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Title: The effects of manganese on frog heart muscle.
Authors: Ellis, David.
Award date: 1976
Presented at: University of Leicester
Abstract: The effects of manganese (and some other transition elements) on the electrical and contractile properties of frog heart muscle have been investigated. The action potential duration and overshoot were dependent upon the intensity of stimulation in the presence of manganese. The cells were hyperpolarised by approximately 10 mV for a ten-fold increase in the manganese (or calcium concentration). This hyperpolarization could not completely account for the large increases in the threshold stimulus for contraction produced in manganese and high calcium solutions. The twitch contraction was rapidly and reversibly inhibited by manganese. The contracture responses produced by low-sodium solutions were greatly inhibited by manganese (I50 approximately 0.6 mM) and are largely accounted for by assuming a competitive inhibition of calcium binding by manganese. The drugs D-600 and verapamil produced little or no inhibition of the low-sodium contracture. Sodium, lithium, hydrazine and hydroxylamine were able to induce contraction in the presence of manganese following exposure to sodium-free conditions. Increasing the intracellular sodium concentration by exposure to low potassium solutions potentiated both the low-sodium contracture and the twitch contraction suggesting that intracellular sodium is important in the regulation of calcium influx. Manganese produced less inhibition of the potassium-rich contracture than of that produced by low-sodium solutions. The hyperpolarisation in manganese solutions is insufficient to account for the inhibition of the contractures produced by low-sodium or potassium-rich solutions. Contractures produced by the addition of caffeine were not inhibited by manganese. Measurements of the uptake of manganese by whole canulated ventricles indicated a large accumulation and a slow loss of part of the accumulated manganese on return to manganese-free solutions.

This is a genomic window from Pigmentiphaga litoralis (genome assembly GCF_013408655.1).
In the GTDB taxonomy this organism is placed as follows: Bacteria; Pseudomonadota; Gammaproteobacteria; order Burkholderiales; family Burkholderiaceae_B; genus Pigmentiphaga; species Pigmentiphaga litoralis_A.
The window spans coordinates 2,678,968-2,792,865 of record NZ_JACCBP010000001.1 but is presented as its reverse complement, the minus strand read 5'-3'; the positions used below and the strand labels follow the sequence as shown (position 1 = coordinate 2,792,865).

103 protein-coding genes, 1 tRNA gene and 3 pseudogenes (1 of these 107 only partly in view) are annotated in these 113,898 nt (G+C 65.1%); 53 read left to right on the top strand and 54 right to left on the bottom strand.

Type: Thesis
Level: Doctoral
Qualification: Ph.D.
Rights: Copyright © the author. All rights reserved.
Appears in Collections:Theses, Dept. of Cell Physiology and Pharmacology
Leicester Theses

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